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Highlights from this issue
  1. Richard Body, Deputy Editor1,2
  1. 1 Manchester Royal Infirmary, Emergency Department, Manchester, UK
  2. 2 Division of Cardiovascular Sciences, University of Manchester, Manchester, United Kingdom
  1. Correspondence to Professor Richard Body; richard.body{at}manchester.ac.uk

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All you need is nitrous

We are privileged to publish a wonderful randomised controlled trial this month. Seiler et al randomised children undergoing painful procedures under sedation with 70% nitrous oxide to receive additional intranasal fentanyl or a placebo. They assessed pain and sedation scale during the following 12 hours, which is quite an undertaking. Ultimately, this was a negative trial: intranasal fentanyl made no difference. So, will this trial win you over to nitrous oxide 70%? Will you abandon intranasal fentanyl? To make your decision, you’ll need to read the full paper!

Precision emergency medicine: a new approach

When preparing this month’s primary survey, I was pleasantly surprised to see Charles Reynard’s paper on the list for the March edition. I am privileged to be Charles’ supervisor and senior author, and in this issue the journal features a paper that testifies to Charles’ hard work and determination to advance the boundaries of our practice. In Emergency Medicine, we must often make decisions based on our judgements about the likely benefit and potential harm of treatment, but those judgements are usually subjective. This work tries to make that process more objective, by using data from the literature to calculate the probability that patients with suspected acute coronary syndromes will derive net benefit from different antiplatelet regimens. After three systematic reviews, a utilitarian decision analysis and prospective validation in a real patient cohort, the study concludes that if the probability of acute coronary syndrome exceeds 8% then patients are likely to derive overall benefit from treatment with ticagrelor and aspirin, as opposed to receiving aspirin alone. Clopidogrel had no role. Read the paper for the full information. Could it herald a new approach to precision medicine in the Emergency Department?

Is the patient history complete without including sexual orientation and gender identity?

The traditional approach to history taking in Emergency Medicine is pragmatic and focused on extracting the key information that we really need to know in order to make clinical decisions. But is that actually what patients want? In this issue, Kodadek et al venture into some topical and fascinating territory, exploring the perceptions of both patients and healthcare providers about whether physicians should routinely enquire about sexual orientation and gender identity. The physicians took a pragmatic approach: if the information won’t change clinical decisions, then they don’t see a reason to seek it. Very interestingly, however, patients saw things quite differently. In order for their physicians to provide holistic care, they felt that their physicians ought to know that information. This an extremely thought-provoking piece, which introduces concepts that many emergency physicians may not have previously paid great attention to. However, it is clearly worthy of the attention and careful consideration of every emergency physician. Make sure you read the paper, and then ask yourself: should we be doing more to routinely seek this information in our daily practice?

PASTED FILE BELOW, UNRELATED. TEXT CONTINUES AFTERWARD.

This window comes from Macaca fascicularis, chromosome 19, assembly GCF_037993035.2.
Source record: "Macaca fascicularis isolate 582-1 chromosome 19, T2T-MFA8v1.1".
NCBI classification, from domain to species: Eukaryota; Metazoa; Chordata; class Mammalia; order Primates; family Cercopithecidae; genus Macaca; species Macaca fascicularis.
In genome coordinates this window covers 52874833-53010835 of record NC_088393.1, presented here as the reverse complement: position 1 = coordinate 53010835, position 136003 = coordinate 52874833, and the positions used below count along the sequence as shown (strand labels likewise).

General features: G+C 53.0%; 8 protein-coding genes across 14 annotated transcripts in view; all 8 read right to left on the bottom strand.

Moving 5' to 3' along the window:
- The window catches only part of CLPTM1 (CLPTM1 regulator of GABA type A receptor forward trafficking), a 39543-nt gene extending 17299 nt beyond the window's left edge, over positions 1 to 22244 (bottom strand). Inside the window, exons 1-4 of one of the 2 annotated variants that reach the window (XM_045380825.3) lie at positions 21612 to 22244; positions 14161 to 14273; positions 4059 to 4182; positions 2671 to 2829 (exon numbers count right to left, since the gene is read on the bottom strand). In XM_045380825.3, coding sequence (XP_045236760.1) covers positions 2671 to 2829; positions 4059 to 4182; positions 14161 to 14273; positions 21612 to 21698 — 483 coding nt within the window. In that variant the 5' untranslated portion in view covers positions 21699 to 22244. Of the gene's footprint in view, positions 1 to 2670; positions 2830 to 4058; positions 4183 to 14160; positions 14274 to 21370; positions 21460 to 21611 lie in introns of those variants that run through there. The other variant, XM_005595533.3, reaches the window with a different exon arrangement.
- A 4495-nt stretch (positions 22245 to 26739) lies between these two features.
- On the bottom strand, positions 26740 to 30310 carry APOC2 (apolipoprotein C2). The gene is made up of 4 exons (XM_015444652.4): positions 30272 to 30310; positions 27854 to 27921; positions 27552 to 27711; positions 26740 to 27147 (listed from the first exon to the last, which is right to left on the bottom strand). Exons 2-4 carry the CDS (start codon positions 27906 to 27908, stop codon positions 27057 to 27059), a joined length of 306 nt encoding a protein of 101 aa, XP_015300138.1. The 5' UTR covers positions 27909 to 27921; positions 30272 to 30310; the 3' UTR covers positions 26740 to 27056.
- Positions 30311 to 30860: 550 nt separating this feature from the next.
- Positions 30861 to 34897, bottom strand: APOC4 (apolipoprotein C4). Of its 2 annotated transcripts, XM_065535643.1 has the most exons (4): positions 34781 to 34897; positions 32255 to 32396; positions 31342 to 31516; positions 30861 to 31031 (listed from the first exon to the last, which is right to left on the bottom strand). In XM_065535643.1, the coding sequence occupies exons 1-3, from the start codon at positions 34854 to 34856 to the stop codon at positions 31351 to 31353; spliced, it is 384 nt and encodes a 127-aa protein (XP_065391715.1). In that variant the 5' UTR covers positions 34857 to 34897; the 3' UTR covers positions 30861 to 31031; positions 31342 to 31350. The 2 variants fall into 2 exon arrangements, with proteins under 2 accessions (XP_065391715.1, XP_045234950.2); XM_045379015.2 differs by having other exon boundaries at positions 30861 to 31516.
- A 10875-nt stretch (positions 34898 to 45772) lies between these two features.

Are x-rays a thing of the past in chest injury?

It’s well known that chest radiographs are insensitive for diagnosing rib fractures. However, patients often want to know if they’ve fractured a rib or only have bruising. What’s more, the incidence of pulmonary complications is higher in patients who have confirmed rib fractures. Is this, therefore, a diagnosis we ought to be chasing in the Emergency Department? And, if so, is a radiograph or an ultrasound a more appropriate diagnostic modality in that situation? In this issue, Ceri Battle (who created the STUMBL decision tool for patients with blunt chest wall injury) et al report on a systematic review comparing chest radiography to ultrasound for the diagnosis of rib fractures. It would appear that ultrasound has superior accuracy, but will this paper convince you to change your practice?

Assorted gems

In this issue we also cover a number of other important issues. The Wood’s lamp has been a pillar of the clinical examination for patients with eye complaints for many years. But just how sensitive is it as a diagnostic test? Hooker et al have asked just that question. You can also read about how expertise in martial arts could help to control external bleeding, how well emergency physicians comply with hand hygiene measures, and about access to appropriate healthcare for critically burned patients in India. All in all, we are thrilled with this outstanding issue of the journal, which offers plenty of thought provoking and potentially practice-changing science.

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Footnotes

  • Competing interests None declared.

  • Provenance and peer review Not commissioned; internally peer reviewed.

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